Nothing more clearly evokes Dahlonega’s past than its very name, coming from the Cherokee Indian word “ta-lo-ne-ga.” The Cherokee name speaks of the time when the area was part of the Cherokee Indian Nation (and before that, was also home to the Creek Indians). The meaning of the word ta-lo-ne-ga, “yellow,” speaks volumes about what eventually drove the Cherokee out on the infamous Trail of Tears— gold!
Both white men and the Indians knew of the gold in the area for hundreds of years. Indians panned for gold in the early 1540s, joined by Spanish miners until they were expelled by the English in the 1730s.
Legend has it that gold was discovered in Lumpkin County in 1828 when hunter Benjamin Parks overturned a rock laced with the glittering metal. This led to the first major gold rush in the U.S., creating overnight the boom town of Auraria. When the county was officially formed in 1832, however, land title questions caused Auraria to be bypassed as the county seat in favor of nearby Dahlonega.
With the Cherokee forced out in 1838, the white miners and settlers had the gold and the land to themselves. From 1828 to 1861, Lumpkin County produced more than $36 million in gold coins, $6 million of it minted by the U.S. Mint in Dahlonega. When the Civil War broke out, the Confederacy seized the mint and produced another $23,000 in gold coinage. However, the Confederates found running the mint to be too expensive and they shut it down. It never reopened.
While the California Gold Rush in 1849 drew most of the local miners west, leaving the area to the farmers, a second, smaller gold rush in the 1880s briefly revived interest in Lumpkin County. Dredging operations were popular until 1920. Gradually, though, the gold became more difficult to extract, and miners again headed west. By 1906, the last large Dahlonega mining company, Consolidated Mining, closed its operation.
There is still plenty of gold in the area, but the cost of modern mining operations far exceeds the value of the refined gold. Most Dahlonega “mining” today is purely recreational. Visitors can pan for gold, tour the old Consolidated Mine, and visit the Gold Miners’ Camp for a taste of what mining was like back in the 1800s. Also, the
Birth of a College Town
Six years after the end of the Civil War, the Dahlonega Mint building and 10 acres were transferred to the state for use as North Georgia Agricultural College, a land grant and military school. The mint building burned and a second building, known today as Price Memorial Hall, was constructed on the old foundation. This building’s spire is covered with 23 ounces of Dahlonega gold.
The mission of North Georgia Agricultural College evolved into one emphasizing arts and sciences and, in 1929, the school was renamed North Georgia College. The institution briefly became a two-year college in 1933, primarily due to the economic pressures of the Great Depression.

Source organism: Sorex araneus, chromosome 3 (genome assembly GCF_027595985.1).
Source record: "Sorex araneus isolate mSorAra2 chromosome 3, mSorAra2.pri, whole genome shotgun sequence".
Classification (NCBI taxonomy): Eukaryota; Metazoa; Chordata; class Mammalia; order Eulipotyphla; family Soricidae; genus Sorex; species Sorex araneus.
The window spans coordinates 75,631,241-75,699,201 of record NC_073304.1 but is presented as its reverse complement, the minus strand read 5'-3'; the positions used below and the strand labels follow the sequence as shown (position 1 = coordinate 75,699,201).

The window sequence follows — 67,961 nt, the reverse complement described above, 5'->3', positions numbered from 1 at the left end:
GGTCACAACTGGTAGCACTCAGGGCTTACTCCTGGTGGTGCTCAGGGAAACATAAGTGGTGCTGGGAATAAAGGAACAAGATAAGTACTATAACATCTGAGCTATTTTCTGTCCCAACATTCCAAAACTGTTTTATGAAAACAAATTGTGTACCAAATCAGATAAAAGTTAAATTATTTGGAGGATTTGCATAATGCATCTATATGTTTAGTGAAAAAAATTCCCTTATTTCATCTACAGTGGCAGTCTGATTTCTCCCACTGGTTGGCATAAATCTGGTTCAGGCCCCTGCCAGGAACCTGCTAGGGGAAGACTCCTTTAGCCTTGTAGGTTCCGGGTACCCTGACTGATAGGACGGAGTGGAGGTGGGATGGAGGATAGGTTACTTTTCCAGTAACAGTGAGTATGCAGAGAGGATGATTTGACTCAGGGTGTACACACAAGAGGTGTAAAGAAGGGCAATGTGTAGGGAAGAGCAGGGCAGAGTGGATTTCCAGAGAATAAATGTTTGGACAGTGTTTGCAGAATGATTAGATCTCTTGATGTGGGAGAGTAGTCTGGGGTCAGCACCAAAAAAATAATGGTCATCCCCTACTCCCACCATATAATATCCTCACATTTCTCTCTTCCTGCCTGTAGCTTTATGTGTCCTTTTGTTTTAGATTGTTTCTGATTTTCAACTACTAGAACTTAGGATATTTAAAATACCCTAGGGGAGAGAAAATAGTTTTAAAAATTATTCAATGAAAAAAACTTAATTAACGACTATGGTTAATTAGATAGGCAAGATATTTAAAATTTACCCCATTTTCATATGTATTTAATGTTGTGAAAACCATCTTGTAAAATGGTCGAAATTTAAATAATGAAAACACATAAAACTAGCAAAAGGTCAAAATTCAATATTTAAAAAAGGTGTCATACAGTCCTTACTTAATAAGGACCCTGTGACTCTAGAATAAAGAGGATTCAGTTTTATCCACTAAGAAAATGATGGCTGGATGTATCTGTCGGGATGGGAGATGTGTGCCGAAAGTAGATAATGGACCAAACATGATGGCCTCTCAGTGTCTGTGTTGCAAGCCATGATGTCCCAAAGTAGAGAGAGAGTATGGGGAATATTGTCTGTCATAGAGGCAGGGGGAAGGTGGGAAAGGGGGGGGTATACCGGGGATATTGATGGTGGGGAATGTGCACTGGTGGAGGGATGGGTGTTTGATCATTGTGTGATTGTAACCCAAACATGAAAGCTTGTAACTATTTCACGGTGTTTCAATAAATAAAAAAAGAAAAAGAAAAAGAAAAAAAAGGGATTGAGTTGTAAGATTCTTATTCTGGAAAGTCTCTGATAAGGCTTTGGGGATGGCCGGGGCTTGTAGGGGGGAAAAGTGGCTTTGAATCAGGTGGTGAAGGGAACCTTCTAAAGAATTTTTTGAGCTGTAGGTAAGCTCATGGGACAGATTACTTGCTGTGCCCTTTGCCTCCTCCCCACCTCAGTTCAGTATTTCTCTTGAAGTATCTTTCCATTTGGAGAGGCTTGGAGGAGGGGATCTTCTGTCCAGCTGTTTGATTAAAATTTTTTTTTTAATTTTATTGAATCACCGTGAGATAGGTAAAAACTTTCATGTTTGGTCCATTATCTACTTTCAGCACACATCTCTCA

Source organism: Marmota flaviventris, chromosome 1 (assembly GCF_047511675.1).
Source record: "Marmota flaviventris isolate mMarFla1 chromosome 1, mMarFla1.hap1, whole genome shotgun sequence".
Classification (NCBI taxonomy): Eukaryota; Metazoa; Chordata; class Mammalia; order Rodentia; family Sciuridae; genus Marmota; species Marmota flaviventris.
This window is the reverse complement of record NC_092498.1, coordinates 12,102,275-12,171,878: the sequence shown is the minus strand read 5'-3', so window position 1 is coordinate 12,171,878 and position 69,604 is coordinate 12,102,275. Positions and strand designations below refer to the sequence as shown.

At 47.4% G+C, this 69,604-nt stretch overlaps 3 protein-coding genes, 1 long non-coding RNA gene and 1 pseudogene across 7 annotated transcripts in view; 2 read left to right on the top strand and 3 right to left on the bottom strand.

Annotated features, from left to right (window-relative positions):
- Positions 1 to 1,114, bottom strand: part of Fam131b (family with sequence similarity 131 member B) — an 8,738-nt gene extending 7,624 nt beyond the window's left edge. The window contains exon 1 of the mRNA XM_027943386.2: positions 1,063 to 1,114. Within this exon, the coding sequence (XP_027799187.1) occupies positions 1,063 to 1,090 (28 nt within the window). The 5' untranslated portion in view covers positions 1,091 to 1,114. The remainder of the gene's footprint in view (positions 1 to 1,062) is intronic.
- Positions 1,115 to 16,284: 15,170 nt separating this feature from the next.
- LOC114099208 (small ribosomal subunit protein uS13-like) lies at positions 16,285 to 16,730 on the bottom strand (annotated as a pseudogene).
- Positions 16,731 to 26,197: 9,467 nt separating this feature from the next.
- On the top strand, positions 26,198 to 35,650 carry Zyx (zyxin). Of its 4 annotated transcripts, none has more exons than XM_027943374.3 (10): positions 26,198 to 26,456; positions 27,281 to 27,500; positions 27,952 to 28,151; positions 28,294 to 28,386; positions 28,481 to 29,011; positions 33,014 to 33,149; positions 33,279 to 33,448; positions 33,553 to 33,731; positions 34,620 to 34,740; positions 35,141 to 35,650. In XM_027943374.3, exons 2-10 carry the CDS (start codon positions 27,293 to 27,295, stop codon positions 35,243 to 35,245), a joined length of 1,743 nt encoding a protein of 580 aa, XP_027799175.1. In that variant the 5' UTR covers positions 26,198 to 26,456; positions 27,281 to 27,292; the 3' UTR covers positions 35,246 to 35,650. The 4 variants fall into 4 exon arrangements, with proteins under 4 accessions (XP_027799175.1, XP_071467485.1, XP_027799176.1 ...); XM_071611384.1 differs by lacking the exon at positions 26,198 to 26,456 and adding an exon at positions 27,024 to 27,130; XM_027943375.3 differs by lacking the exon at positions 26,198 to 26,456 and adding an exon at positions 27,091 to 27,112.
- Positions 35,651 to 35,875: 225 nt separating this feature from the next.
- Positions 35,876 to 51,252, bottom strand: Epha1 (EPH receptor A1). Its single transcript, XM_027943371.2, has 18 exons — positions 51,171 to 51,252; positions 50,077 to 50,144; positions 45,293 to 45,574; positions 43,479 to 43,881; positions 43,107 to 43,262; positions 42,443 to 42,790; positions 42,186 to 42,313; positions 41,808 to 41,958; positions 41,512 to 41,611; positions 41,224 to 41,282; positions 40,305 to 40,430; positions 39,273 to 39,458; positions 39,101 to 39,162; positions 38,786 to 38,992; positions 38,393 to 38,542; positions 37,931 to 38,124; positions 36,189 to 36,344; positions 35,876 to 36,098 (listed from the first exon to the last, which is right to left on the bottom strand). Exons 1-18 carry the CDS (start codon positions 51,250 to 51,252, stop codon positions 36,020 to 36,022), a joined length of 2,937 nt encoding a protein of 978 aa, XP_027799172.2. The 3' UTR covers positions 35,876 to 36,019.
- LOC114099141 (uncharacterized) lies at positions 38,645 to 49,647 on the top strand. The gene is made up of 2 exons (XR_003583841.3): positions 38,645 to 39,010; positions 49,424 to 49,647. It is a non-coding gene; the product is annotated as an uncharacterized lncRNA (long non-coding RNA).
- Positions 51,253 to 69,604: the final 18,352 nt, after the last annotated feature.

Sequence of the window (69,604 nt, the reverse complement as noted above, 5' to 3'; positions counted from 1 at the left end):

After World War II, in 1946, NGC reestablished senior (four-year) status. During the 1996-97 school year, the Regents granted NGC university status and changed its name to North Georgia College & State University. One of only six Senior Military Colleges in the nation, the university is designated as The Military College of Georgia.
The people of Lumpkin County have embraced North Georgia College & State University from the very beginning, especially during military reviews on campus and downtown parades that remind area citizens and visitors of North Georgia’s Corps of Cadets’ contribution to the nation’s defense.
The Great Outdoors
Another important aspect of Dahlonega and Lumpkin County is the great outdoors, the beautiful mountain scenery, captivating waterfalls, forests teeming with wildlife, and numerous trails from which to enjoy it all. In 1936 the U.S. government created the Chattahoochee National Forest from a land purchase that began in Lumpkin County 26 years earlier. Today, Lumpkin County is an outdoor enthusiast’s dream.
The advent of the automobile brought another change to Lumpkin County. New roads drew people to the area’s history, some even staying to build second homes nearby. Tourism became Dahlonega’s third gold rush. The latest attractions are the fine vineyards and wineries in the area that open for tastings and hold events of their own to promote their boutique labels.
All of Georgia and many beyond know about Dahlonega today. It’s the last stop on northbound Georgia 400. Anyone passing through Atlanta, an hour’s drive away, gets a visual reminder of Dahlonega; the Georgia State Capitol Building has 60 ounces of Dahlonega gold glittering on its dome.